On Baselworld 2014 we had a close look at the new Rolex Oyster Perpetual Milgauss.
Its green sapphire crystal marked a first in watchmaking when it was introduced on the Milgauss in 2007. Now this crystal is combined with an electric blue dial, an allusion to the emblematic lightning-bolt-shaped seconds hand and the watch’s technical purpose as a paramagnetic timepiece designed for engineers and scientists in the 1950s. Seen through the green sapphire crystal, the Z blue dial takes on a powerfully attractive magnetic hue.
Ever since its launch, the Milgauss has remained an avant-garde watch. It was created in 1956 for engineers and technicians who are exposed in their work to magnetic fields which disrupt the performance of mechanical watches. It was designed to resist strong interference of up to 1,000 gauss, hence its name – mille being French for thousand – while maintaining its performance and precision as an officially certified chronometer. A pioneer in magnetic resistance, it became known as the watch worn by scientists at the European Organization for Nuclear Research (CERN) in Geneva and gained a reputation as the ultimate watch of science and technological progress. Several innovations contribute to its resistance to magnetism. The first line of defence is a shield made of ferromagnetic alloys which surrounds the movement within the Oyster case, an invention patented by Rolex in 1954. The second line of defence involves two of the movement’s key components, the oscillator and the escapement, which are made of innovative paramagnetic materials developed by Rolex since the 2000s.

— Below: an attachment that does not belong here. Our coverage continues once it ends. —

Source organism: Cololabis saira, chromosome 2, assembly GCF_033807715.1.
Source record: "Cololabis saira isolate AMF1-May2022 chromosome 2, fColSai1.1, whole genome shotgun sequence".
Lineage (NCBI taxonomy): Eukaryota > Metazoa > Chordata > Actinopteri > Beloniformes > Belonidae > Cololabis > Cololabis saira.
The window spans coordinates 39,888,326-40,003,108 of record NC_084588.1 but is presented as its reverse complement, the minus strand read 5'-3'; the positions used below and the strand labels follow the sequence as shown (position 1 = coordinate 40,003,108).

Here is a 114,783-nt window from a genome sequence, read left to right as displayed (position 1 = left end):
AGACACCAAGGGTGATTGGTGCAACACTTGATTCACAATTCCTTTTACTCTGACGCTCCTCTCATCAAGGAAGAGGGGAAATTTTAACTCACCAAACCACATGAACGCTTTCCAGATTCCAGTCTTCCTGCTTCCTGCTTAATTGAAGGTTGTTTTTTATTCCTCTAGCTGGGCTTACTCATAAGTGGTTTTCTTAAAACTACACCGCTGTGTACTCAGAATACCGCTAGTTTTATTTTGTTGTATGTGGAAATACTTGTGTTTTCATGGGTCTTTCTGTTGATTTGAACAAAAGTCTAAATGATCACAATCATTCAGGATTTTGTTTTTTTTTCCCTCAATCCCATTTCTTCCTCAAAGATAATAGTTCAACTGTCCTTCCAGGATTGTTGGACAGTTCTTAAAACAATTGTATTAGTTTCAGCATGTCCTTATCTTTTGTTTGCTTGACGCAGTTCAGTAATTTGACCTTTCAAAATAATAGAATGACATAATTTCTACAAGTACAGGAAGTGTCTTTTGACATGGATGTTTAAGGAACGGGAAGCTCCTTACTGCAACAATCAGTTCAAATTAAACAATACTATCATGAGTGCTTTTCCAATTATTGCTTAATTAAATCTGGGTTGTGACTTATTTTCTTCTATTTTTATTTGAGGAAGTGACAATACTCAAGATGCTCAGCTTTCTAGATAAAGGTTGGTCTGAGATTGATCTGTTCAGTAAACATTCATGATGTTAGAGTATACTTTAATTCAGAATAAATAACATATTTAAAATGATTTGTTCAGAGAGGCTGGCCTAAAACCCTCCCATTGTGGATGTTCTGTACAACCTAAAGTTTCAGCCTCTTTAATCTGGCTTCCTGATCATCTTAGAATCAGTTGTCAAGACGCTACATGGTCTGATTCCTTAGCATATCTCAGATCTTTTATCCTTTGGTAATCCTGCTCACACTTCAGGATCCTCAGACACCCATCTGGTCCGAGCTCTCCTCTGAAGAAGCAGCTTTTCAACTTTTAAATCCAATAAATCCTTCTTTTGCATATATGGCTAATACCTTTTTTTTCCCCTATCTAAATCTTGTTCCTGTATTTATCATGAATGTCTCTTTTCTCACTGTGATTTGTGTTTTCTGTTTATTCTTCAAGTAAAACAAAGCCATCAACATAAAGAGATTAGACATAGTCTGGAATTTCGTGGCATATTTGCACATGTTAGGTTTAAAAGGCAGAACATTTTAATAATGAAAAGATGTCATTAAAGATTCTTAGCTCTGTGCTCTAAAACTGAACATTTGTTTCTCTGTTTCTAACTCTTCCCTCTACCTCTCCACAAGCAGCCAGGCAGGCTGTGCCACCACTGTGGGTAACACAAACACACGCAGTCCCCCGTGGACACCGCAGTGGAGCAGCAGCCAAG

Source Watchinsight and Rolex.